Tadween Roundup: News and Analysis from the Publishing/Academic World

Posted on October 29, 2013 by Tadween Editors | 0 comments

Tadween Publishing brings you the latest news and analysis from the publishing and academic worlds that relate to pedagogy and knowledge production. 


From Welfare to the Tenure Track
By Stacey Patton (Vitae)

After the success of earning her PhD Melissa Bruninga-Matteau began applying to faculty positions with the hope of fulfilling her dream of becoming a history professor. Unfortunately, she found academic opportunities few and far between, and circumstances forced her to take an adjunct position that paid little, causing her to rely on food stamps and Medicaid. After years of searching and countless job applications, just as she was about to throw in the towel, Bruninga-Matteau finally found her dream job.

The End of History?
By Ry Rivard (Inside Higher Education)

Elizabeth City State University, a historically black college that is a part of the University of North Carolina campuses, is discussing the possibility of ending undergraduate degree programs in physics, history, and political science due to reduced funding and a twenty-six percent decline in student enrollment.

Why Doesn’t the Constitution Guarantee the Right to Education?
By Stephen Lurie (The Atlantic)

Pearson’s “The Learning Curve” ranks the United States’ education system at position seventeen out of forty, falling behind countries in Europe and Asia. In comparison, the countries outranking the Unites States in the well-known ranking system have in common their constitutional, or statutory, guarantee of the right to education.  Is it time for the U.S. to make a constitutional amendment that promises the same?

Adjunct Professors in Dire Straits with Low Pay, Lack of Full-Time Jobs
By Patricia Sabga (Al Jazeera America)

The situation for adjuncts in American universities and colleges is ominous. According to Al Jazeera America’s Patricia Sabga, the conditions surrounding adjunct employment make it impossible for most adjuncts to rely on low pay and no benefits. Conditions for adjuncts are in decline, but the number of adjuncts at universities and colleges are on the rise, while tenure tracks remain few and far between.

Romania’s ReadForward Angles to Be “Facebook for Education”
By Daniel Kalder (Publishing Perspectives)

In Romania, entrepreneurs Cristian Dinu and Paul Balogh aim to reduce the gap between technology and culture by fusing them together. With their company ReadForward they produced Romania’s first digital textbook.

Report by Faculty Group Questions Savings from MOOCs
By Lawrence Biemiller (Chronicle of Higher Education)

The Campaign for the Future of Higher Education recently released a paper, “The ‘Promises’ of Online Higher Education: Reducing Costs,” that claims massive open online courses (MOOCs) are not worth their burgeoning popularity as they provide little value and will not reduce students’ education costs as has been promised.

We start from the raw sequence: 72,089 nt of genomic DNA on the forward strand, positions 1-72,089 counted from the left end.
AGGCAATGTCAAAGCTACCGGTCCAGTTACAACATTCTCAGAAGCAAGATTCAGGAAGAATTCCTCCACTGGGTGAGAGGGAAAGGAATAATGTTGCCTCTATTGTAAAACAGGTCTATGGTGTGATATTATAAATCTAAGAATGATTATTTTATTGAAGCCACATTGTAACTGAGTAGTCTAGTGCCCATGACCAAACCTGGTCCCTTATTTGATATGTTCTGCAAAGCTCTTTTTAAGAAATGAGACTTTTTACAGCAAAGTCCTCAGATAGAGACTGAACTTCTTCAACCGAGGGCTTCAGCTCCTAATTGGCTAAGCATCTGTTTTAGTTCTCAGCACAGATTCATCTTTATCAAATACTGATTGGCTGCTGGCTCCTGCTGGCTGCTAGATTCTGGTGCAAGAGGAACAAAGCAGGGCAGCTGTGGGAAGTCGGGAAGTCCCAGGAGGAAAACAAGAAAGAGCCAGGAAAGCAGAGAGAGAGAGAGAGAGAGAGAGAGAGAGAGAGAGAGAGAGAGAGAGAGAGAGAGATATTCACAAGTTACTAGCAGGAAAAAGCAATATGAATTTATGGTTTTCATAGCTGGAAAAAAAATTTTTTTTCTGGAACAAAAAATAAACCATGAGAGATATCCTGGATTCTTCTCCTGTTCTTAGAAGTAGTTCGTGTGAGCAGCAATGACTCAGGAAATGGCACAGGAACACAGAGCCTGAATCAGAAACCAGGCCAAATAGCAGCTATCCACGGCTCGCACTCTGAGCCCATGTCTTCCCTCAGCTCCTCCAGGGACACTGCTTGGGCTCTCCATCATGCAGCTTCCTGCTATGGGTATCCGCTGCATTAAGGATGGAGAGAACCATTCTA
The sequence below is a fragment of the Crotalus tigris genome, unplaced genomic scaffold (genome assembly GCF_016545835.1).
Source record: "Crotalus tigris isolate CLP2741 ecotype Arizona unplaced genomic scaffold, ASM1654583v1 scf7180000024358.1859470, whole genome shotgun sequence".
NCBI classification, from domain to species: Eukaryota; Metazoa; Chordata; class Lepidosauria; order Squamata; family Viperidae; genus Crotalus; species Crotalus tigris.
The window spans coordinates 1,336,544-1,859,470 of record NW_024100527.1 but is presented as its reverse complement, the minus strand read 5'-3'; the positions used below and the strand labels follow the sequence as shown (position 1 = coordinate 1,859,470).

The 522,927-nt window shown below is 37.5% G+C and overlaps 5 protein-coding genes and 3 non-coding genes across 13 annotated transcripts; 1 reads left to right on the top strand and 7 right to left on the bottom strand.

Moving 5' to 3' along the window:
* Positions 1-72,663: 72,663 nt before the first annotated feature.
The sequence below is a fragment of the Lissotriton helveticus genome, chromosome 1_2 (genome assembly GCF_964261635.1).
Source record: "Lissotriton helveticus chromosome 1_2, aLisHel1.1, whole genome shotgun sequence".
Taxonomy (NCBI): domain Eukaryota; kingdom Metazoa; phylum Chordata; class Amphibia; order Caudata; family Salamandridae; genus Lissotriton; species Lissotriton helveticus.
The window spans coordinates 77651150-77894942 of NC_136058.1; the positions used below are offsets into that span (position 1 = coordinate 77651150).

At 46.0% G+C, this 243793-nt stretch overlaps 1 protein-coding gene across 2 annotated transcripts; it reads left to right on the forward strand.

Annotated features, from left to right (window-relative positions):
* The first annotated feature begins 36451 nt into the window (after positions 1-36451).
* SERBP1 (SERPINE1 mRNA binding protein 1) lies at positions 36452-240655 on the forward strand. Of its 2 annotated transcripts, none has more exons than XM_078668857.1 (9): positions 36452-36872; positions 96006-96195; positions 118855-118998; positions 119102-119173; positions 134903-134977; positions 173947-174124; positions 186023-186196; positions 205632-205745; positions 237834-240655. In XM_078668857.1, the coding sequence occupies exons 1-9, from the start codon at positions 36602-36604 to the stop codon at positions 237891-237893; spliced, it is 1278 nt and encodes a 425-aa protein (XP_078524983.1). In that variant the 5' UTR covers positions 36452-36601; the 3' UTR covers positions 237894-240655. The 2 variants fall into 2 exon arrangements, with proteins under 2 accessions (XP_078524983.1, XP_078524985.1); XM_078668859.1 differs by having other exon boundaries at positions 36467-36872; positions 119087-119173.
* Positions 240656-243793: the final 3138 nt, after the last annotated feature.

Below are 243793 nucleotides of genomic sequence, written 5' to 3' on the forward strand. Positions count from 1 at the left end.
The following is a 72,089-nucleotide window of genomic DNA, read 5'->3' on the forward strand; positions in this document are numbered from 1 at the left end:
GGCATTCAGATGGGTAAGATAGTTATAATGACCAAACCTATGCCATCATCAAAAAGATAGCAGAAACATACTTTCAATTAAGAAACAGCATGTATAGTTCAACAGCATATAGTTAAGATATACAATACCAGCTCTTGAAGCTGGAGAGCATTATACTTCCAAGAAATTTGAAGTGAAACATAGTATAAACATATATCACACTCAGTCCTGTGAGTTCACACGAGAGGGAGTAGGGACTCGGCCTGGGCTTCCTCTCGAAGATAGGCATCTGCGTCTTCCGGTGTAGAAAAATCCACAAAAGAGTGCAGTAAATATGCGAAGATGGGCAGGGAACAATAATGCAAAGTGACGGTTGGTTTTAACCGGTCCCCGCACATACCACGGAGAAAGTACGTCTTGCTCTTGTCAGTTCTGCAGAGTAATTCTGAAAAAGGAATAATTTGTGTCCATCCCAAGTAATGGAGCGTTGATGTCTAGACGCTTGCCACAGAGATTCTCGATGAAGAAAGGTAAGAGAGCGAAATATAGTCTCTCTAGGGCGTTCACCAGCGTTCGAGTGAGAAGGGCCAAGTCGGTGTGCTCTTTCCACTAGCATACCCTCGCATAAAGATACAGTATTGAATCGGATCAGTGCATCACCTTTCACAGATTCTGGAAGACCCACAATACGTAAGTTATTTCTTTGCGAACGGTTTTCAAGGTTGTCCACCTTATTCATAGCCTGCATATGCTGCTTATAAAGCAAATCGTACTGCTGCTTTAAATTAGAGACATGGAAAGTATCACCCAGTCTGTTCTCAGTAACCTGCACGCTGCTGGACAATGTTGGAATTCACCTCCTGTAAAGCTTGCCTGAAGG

Students Issue Report Card on MOOCs
By Susan Gaier (Forbes)

Susan Gaier attempts to break through all of the hype surrounding MOOCs (massive open online courses) by asking developers and students for feedback on the new trend in online higher education.


Often Ignored Part of the Publishing Industry Faces Unique Challenges
(The Economist)

For decades upon centuries, university presses have managed to navigate the publishing industry successfully to become “the world’s oldest media business,” according to Peter Phillips. University presses are not-for-profit extensions of their universities that seek to publish scholarly and intellectual work, publications that usually do not have commercial appeal. Despite being able to find their way in the industry over the years, such presses are also beginning to face the same challenges as commercial publishing companies in the age of digitization. 

The Abomination of E-books: They Price People Out of Reading
By Art Brodsky (Wired)

Art Brodsky criticizes the legal limits and constrictions surrounding e-books and the hardship they place on individuals and libraries.

Amazon is Scaling Back Its Book Publishing
By Sean Vitka (Slate)

Amazon’s entry into the publishing market played an important role in changing the industry, but recently the company has decided to scale back its publishing operations amid a series of editorial departures and layoffs.

Academia.edu Crosses Five Million Users
By Kim-Mai Cutler (TechCrunch)

Academia.edu, a social networking site for academics and scholars, recently acquired Plasmyd as a search engine and discussion platform for academic papers. The news comes after Academia.edu crossed the five million users threshold, beating out their competitors, such as ResearchGate and Mendeley, in size.

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